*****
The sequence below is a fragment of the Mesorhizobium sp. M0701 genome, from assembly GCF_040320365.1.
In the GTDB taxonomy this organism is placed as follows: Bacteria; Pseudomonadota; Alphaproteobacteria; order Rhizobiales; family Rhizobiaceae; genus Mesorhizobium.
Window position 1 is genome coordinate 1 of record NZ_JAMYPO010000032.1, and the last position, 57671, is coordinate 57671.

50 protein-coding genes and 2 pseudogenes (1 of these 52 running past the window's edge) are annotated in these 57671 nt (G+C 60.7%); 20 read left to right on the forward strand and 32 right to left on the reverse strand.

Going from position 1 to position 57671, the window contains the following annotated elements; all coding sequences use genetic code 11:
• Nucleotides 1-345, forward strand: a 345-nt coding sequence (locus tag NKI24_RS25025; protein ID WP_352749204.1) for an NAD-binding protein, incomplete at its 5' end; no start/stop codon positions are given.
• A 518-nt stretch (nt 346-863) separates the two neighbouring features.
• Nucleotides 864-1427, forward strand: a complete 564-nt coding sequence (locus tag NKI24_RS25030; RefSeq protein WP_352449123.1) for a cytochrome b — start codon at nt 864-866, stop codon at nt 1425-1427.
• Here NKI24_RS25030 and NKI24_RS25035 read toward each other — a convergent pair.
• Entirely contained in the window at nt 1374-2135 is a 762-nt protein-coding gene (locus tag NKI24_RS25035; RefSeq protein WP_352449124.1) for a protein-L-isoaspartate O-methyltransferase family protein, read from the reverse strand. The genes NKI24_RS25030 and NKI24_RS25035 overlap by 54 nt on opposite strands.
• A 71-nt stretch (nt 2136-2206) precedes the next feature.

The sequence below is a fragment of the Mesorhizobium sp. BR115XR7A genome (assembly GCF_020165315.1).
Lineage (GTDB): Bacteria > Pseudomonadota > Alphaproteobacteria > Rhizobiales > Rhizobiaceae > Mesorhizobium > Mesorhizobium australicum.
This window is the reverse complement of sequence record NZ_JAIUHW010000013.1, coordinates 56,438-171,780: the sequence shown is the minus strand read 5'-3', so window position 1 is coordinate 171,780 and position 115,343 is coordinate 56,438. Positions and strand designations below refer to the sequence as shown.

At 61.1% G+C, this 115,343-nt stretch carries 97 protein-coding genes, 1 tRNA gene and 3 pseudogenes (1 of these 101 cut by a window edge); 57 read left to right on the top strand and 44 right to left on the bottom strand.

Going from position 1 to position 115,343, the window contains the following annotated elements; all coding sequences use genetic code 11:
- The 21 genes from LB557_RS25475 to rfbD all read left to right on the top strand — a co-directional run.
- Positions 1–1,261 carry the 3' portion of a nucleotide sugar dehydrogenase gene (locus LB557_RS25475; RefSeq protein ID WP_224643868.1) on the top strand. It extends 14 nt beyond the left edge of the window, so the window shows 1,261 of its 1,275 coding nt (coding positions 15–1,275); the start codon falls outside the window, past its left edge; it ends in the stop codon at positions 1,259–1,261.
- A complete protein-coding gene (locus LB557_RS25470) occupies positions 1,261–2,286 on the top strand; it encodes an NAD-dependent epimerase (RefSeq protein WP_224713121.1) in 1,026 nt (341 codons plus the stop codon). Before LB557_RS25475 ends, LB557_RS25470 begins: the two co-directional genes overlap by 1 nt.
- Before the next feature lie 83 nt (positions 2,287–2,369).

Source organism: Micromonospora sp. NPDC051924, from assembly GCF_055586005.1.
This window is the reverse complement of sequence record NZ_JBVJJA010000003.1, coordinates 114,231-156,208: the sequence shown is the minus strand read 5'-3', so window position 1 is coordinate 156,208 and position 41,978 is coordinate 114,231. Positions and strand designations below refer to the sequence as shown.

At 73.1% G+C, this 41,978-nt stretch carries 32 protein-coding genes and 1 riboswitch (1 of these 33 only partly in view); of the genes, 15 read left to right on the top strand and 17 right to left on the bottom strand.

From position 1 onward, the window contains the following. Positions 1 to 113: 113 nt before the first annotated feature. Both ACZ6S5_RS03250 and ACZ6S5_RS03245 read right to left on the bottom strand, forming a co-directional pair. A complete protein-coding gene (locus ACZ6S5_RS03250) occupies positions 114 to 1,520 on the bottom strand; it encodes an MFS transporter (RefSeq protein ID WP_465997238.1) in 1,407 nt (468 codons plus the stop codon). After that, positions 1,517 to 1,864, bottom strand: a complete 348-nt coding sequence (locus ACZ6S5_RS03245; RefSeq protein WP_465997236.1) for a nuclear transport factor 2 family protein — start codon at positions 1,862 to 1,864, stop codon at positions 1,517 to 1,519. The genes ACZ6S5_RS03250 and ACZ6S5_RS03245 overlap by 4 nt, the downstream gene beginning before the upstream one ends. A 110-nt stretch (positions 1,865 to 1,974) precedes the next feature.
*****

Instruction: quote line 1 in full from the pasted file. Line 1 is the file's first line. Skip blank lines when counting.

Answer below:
The sequence below is a fragment of the Mesorhizobium sp. M0701 genome, from assembly GCF_040320365.1.